Here's How to Find Out If Your Facebook Was One of the 533 Million Hacked
There's an easy way to see if your personal data is included in the latest leak.
There's a good chance you use Facebook to share photos and updates with friends and family. But a recent data breach of the social media giant could mean that your personal information is now posted online where just about anyone could find it. How can you tell if your account was one of the millions affected? Read on to see how you can easily find out if your Facebook account has put you in danger of being hacked, and for more on important tech updates, check out If You See This Message on Your Roku, Report It Immediately, Experts Say.
On April 4, Insider first reported that personal information from over 533 million Facebook accounts across 106 countries had been posted on a low-level hacking website, including 32 million accounts in the United States. The leaked data can include full names, phone numbers, birthdates, locations, biographical information, and relationship status. Notably, even Facebook CEO Mark Zuckerberg had his information exposed, Fast Company reports.
The recent data dump isn't the result of a new hack, but rather from a breach in 2019. And while a Facebook representative tells CNN that the company has since fixed the security flaw that led to the information getting out, some experts warn that the leak could still pose a risk.
"A database of that size containing the private information such as phone numbers of a lot of Facebook's users would certainly lead to bad actors taking advantage of the data to perform social-engineering attacks [or] hacking attempts," Alon Gal, the chief technology officer of the cybercrime intelligence firm Hudson Rock who discovered hackers had posted the information, told Insider.
Facebook has yet to notify users who were affected as of April 5. Fortunately, there are already easy ways to tell if you're one of the millions of accounts to have been exposed by the data leak. Read on to find out how, and for more on what you should know about your devices, check out Apple Just Released This Warning About the Latest iPhones.
Run your email address through Have I Been Pwned.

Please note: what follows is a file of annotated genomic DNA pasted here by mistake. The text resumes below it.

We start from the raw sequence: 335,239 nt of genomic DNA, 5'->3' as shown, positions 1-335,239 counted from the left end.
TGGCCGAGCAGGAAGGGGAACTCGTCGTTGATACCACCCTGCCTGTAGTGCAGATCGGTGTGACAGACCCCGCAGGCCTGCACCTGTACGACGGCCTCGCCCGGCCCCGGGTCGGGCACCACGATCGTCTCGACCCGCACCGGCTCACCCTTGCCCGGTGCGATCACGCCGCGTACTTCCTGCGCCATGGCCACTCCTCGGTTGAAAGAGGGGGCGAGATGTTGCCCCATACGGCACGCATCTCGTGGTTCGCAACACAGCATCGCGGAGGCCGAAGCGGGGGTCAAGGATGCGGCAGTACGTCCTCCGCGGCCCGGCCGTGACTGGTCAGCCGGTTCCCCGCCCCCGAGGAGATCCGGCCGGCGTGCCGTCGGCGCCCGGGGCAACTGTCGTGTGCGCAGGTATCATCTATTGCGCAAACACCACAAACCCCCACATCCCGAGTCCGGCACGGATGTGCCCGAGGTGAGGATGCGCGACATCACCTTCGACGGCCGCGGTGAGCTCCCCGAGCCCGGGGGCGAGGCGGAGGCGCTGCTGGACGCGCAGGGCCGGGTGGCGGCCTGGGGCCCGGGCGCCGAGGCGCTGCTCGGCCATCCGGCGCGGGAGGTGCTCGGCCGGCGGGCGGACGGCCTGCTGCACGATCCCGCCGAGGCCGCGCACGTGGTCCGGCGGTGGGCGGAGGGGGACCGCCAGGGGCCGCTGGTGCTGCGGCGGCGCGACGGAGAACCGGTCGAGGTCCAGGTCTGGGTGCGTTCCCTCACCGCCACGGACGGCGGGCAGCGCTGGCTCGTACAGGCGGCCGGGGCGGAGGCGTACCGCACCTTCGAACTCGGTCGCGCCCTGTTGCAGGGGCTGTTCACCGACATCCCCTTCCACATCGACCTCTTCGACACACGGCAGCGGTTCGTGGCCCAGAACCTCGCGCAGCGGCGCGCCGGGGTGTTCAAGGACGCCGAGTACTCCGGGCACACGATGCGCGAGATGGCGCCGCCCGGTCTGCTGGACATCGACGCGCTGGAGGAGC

While the breach is large enough to affect one in every five Facebook users, you can quickly check to see if your data has been exposed, Fast Company reports. All you have to do is visit the website HaveIBeenPwned.com and enter the email address associated with your Facebook account.
Not only will the tool be able to tell you if your data has been exposed in the most recent breach, but it can also alert you to other instances of your information being leaked onto the web in the past. And even if you're fortunate enough to have avoided being exposed this time, you can still sign up to be notified if your information ever appears in future data breaches.
Check if your phone number has been leaked.
Worried your phone number has been leaked as part of the breach? You can quickly search to see if it has been exposed using the website The News Each Day, Gizmodo reports.
While the tool was verified to work with a search for Zuckerberg's digits, Gizmodo points out that the process does involve handing over your phone number to the new, relatively unvetted website. They recommend sticking with HaveIBeenPwned.com if you're feeling unsure about passing along your digits. And for more tech safety updates, check out If You're Using This to Charge Your Phone, Officials Say Stop Now.
Set up a password manager for your accounts.
So, what should you do if it turns out your data has been dumped? Even though they weren't specifically affected during this breach, one of the quickest and most effective solutions is to immediately change your password on any sites where you've been compromised and to consider setting up a password manager, The Verge reports. The handy program will allow you to keep unique, complex passwords for each account you use and limit the damage if a password you widely used is ever leaked in the future.
Turn on two-factor authentication to keep your online life secure.
You can also add an extra layer of security to your Facebook account—and others, where it's available—by turning on two-factor authentication (2FA), Fast Company reports. This will prevent hackers from breaking into your accounts using any previously used passwords that have been linked to your email address.
The settings can help keep everything from your email to your social media accounts protected by using an extra device such as your phone to make sure it's only you who can access them. To get 2FA started with your Facebook account, visit the "Security and Login Settings" for your account, scroll down to "Use two-factor authentication," and click edit. And for more on getting the most out of your tech, check out If You're Charging Your iPhone Like This, Apple Says Stop Immediately.